It is 11:05! That is the time for free money in a pool!Something Awful and advertising go together like peanut butter and gasoline; nobody really seems interested in combining the two effectively, perhaps in order to create a highly flammable sandwich of some sort. I swore off advertising a few years ago, burned thoroughly by the 2001 dot-com bubble bursters like eFront and the Gamefan Network, two of the only companies that managed to somehow act more incompetent than Something Awful. As 2006 drew to a close, I reluctantly began inching back to the internet advertising scene, much like a burned child approaches a stove. I don't know why the kid wants to walk towards a stove. Maybe there's a peanut butter and gasoline sandwich on top of it.
A few different ad networks pursued us, and many were turned down once I discovered they were evil machines powered by the wretched fuel of free screensavers, iPods, college diplomas, and screensavers of college diplomas. I didn't want some advertising network spraying those stupid flashing "complete this survey and win a free white child" animated gifs of horrible all over our pages, I wanted a company that believed in serving legitimate, desirable ads for companies not directly founded by Satan himself. I thought my lofty standards had been addressed when I received this email February 28th, 2007 from Valueclick Media.
How are you? My name is Cheryl, and I am contacting you from ValueClick Media. We are one of the largest advertising network yielding our publishers high eCPM, and giving you complete transparency in our system. I am getting in touch with you regarding working together as advertising partners for 2007.
I am interested in learning on how we can work together to sell your remnant and non-remnant inventory on Somethingawful.com. Please get back to me to let me know when it would be a good time to chat and I can tell you more about what ValueClick Media can do for you.
These are money trees, they stab your eyes.Woah! Sounded good to me! ValueClick had a fairly decent reputation and definitely wasn't one of those "here today, full of cinder blocks and tackling dummies tomorrow" operations that made the internet such a wonderful place to be part of a half-decade ago. To be honest, I was somewhat flattered they had contacted me and were even interested in serving ads on our site. My psychiatrist said I have several crippling mental disorders that require affirmation from internet advertising networks. There's probably a prescription medication designed solely for this.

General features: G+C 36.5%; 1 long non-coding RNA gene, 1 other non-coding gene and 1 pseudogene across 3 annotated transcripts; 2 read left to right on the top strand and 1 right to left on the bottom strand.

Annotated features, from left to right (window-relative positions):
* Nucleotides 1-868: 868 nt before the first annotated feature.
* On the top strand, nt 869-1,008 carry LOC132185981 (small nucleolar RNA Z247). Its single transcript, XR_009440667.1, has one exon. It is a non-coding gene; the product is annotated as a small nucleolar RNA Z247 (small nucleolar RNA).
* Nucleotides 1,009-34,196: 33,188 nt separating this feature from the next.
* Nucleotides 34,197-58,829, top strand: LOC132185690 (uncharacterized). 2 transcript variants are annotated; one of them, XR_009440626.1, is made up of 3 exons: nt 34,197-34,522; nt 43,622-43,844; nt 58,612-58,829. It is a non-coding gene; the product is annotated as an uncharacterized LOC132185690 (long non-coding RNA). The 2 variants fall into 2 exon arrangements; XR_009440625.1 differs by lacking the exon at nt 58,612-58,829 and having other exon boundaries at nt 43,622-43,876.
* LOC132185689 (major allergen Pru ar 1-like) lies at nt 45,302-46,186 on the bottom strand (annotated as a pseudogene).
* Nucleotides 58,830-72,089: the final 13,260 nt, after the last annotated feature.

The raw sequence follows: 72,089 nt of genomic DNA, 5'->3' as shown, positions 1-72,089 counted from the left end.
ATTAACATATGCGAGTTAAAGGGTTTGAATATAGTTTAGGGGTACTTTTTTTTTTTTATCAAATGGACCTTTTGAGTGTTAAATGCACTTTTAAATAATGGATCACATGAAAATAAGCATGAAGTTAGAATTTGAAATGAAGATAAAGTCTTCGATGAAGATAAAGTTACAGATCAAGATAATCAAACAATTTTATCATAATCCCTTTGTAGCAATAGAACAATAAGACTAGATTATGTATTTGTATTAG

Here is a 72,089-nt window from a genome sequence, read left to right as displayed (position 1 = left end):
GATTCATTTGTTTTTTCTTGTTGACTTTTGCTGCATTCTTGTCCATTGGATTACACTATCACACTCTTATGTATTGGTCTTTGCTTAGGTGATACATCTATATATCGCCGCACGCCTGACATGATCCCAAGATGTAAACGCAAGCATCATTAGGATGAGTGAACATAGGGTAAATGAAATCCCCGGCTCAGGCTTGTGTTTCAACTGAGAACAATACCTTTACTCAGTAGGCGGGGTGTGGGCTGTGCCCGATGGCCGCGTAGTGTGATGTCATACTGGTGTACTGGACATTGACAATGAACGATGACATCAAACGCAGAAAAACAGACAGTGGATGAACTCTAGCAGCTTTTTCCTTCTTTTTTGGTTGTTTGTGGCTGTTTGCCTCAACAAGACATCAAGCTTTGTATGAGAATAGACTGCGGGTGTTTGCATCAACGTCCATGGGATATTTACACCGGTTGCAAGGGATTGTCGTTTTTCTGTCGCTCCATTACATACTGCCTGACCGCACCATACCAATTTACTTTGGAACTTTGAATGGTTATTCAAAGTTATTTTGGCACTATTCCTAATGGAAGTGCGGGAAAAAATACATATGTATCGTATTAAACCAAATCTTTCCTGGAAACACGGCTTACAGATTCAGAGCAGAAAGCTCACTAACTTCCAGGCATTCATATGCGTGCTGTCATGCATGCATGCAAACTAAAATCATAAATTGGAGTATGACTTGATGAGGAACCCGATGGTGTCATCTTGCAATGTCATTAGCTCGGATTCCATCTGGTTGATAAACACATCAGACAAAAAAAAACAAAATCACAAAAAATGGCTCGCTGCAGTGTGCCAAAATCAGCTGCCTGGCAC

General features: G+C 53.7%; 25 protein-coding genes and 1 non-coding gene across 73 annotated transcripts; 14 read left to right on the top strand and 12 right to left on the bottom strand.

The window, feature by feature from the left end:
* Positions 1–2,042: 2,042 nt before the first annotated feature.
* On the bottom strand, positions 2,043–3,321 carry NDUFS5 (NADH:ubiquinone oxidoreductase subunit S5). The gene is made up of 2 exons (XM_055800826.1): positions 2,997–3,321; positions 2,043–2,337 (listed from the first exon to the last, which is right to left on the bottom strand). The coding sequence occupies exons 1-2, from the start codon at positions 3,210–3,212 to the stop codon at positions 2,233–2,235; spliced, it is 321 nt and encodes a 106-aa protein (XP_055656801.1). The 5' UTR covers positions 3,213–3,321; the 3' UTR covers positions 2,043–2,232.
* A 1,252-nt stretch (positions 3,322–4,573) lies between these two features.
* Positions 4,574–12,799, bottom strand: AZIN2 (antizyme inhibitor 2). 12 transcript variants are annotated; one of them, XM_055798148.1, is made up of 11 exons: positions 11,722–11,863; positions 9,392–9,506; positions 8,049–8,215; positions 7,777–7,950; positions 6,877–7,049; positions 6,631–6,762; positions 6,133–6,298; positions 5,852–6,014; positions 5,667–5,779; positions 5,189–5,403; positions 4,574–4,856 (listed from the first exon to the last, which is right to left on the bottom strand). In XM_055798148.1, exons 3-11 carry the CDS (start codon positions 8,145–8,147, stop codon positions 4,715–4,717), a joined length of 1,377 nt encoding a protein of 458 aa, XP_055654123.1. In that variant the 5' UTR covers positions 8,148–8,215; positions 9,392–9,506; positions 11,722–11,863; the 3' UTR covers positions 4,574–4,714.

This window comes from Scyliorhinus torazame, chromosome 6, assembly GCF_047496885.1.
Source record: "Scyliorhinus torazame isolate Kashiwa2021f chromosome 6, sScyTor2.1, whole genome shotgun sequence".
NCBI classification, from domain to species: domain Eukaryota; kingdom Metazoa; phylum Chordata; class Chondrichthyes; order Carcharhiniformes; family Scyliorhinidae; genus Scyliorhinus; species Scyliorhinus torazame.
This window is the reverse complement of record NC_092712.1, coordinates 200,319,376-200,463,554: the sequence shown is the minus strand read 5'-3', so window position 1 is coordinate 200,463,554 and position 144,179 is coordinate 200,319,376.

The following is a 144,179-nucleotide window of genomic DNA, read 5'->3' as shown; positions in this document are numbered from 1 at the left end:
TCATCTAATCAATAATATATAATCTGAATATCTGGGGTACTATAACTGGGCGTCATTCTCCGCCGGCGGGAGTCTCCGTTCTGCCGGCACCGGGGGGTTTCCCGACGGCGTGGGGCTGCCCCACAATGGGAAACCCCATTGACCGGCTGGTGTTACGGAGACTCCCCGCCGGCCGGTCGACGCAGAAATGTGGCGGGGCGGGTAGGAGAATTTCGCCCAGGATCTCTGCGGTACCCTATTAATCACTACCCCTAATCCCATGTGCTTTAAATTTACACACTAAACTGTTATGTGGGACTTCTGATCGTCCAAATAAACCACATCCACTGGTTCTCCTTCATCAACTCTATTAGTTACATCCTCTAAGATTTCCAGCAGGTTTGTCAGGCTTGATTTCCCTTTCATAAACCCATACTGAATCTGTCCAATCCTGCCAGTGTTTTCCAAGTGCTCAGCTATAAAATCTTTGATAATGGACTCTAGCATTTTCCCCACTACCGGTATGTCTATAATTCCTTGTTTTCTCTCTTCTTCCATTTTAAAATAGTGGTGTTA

Things worked out fairly well for the first few months. ValueClick's administrative control panel is incredible, allowing the user to block campaigns on a very detailed, individual basis, which proves remarkably handy when weeding through the myriad of "guess the pope and win a free pope" ads. They also offered a wide range of top-tier advertisers paying relatively decent amounts for ads, a refreshing change of pace from the standard $0.06 CPM (six cents for every 1,000 ads served) we normally receive.
Unfortunately, all good things must come to an end, and that end was a ValueClick representative named "Frederick."
I just left you a message regarding some content found on your site that goes against our Ts & Cs. There are some areas of this site that contain a high amount of profanity and adult imagery. All inappropriate content posted by any user must be removed within 24 hours, which includes user accounts that use profanity and/or adult material.
If these two pages could be removed that would be great, so that we could avoid temporary suspension of your account.
I'm no stranger to the "you have violated our terms of service, prepare to be annihilated, mortal" emails from advertising networks. As far as I can tell, the people who sign us to their advertising networks are immediately fired and exiled to the sun mere nanoseconds after their bosses find out. It's both a blessing and a curse that we run a comedy website, one catering to adults and adult-like manchildren who talk about Harry Potter far too often. It's a curse in the sense that advertising networks, joints run by 80-year old white guys in suits, have absolutely no sense of humor and are simply incapable of grasping concepts such as "parody" and "satire." If it has the word "fuck" in it, it must be evil! On the other hand, running Something Awful is a blessing because... um... well one time my wife and I went to Chili's and the waiter approached me and asked, "hey, are you LOWTAX?" and I said yes, and then he gave me this really awkward wink that you'd use to hit on your dead grandmother.
I failed to burst an artery when I received this email since I've grown resilient to the foreboding advertising network expulsion notice. I didn't create Something Awful for advertiser appeal, and I've never encouraged any of our writers to do the same. We're a comedy website, we try to produce things that are amusing and entertaining, like a clown squeezed to death in a vice press while his wife and child are forced to watch. I'd feel infinitely more shitty offending our viewers with transparent "made for advertisers" content, especially compared to offending our advertising network by using the word "fuck" twice in a sentence. Fuck fuck.
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2 PM: Steven J. accidentally drops his vintage Trapper Keeper, revealing erotic drawings of the ‘bunny girls’ emoji. The room draws silent. Slowly, member after member opens his/her notebooks and tablets, revealing dozens of pages of bunny girl emoji fanart. The room votes 12-0 never to speak of this again.
The Hogosphere contains worthless ramblings from Rich "Lowtax" Kyanka. Crap that he's too lazy to make funny for the front page. Because he's lazy. And unfunny.